Measuring the tensor to scalar ratio from CMB B-modes in the presence of foregrounds
AstroParticule et Cosmologie (APC), CNRS: UMR 7164, Université Denis Diderot, Paris 7, Observatoire de Paris, France e-mail: firstname.lastname@example.org
2 University of Southern California, Los Angeles, CA 90089-0484, USA
Accepted: 7 May 2009
Aims. We investigate the impact of polarised foreground emission on the performances of future CMB experiments aiming to detect primordial tensor fluctuations in the early universe. In particular, we study the accuracy that can be achieved in measuring the tensor-to-scalar ratio r in the presence of foregrounds.
Methods. We designed a component separation pipeline, based on the Smica method, aimed at estimating r and the foreground contamination from the data with no prior assumption on the frequency dependence or spatial distribution of the foregrounds. We derived error bars accounting for the uncertainty on foreground contribution. We used the current knowledge of galactic and extra-galactic foregrounds as implemented in the Planck sky model (PSM) to build simulations of the sky emission. We applied the method to simulated observations of this modelled sky emission, for various experimental setups. Instrumental systematics are not considered in this study.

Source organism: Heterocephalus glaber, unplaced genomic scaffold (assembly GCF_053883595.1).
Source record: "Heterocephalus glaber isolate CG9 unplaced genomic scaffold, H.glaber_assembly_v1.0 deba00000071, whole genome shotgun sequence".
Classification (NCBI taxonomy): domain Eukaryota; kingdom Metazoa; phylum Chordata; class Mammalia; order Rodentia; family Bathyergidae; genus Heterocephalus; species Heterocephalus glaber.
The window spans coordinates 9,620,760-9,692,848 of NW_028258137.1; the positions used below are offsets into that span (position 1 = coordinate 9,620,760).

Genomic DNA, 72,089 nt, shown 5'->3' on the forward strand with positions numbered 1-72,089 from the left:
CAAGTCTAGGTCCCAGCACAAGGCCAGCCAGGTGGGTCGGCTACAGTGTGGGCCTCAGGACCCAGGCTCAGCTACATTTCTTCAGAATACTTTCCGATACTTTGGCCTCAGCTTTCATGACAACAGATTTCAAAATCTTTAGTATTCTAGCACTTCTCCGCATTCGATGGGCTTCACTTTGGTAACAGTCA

Results. Our method, with Planck data, permits us to detect from B-modes only at more than 3σ. With a future dedicated space experiment, such as EPIC, we can measure at ∼ for the most ambitious mission designs. Most of the sensitivity to r comes from scales for high r values, shifting to lower 's for progressively smaller r. This shows that large-scale foreground emission does not prevent proper measurement of the reionisation bump for full sky experiments. We also investigate the observation of a small but clean part of the sky. We show that diffuse foregrounds remain a concern for a sensitive ground-based experiment with a limited frequency coverage when measuring . Using the Planck data as additional frequency channels to constrain the foregrounds in such ground–based observations reduces the error by a factor two but does not allow detection of . An alternate strategy, based on a deep field space mission with a wide frequency coverage, would allow us to deal with diffuse foregrounds efficiently, but is in return quite sensitive to lensing contamination. In contrast, we show that all-sky missions are nearly insensitive to small-scale contamination (point sources and lensing) if the statistical contribution of such foregrounds can be modelled accurately. Our results do not significantly depend on the overall level and frequency dependence of the diffused foreground model, when varied within the limits allowed by current observations.
Key words: cosmology: cosmic microwave background / cosmology: cosmological parameters / cosmology: observations
© ESO, 2009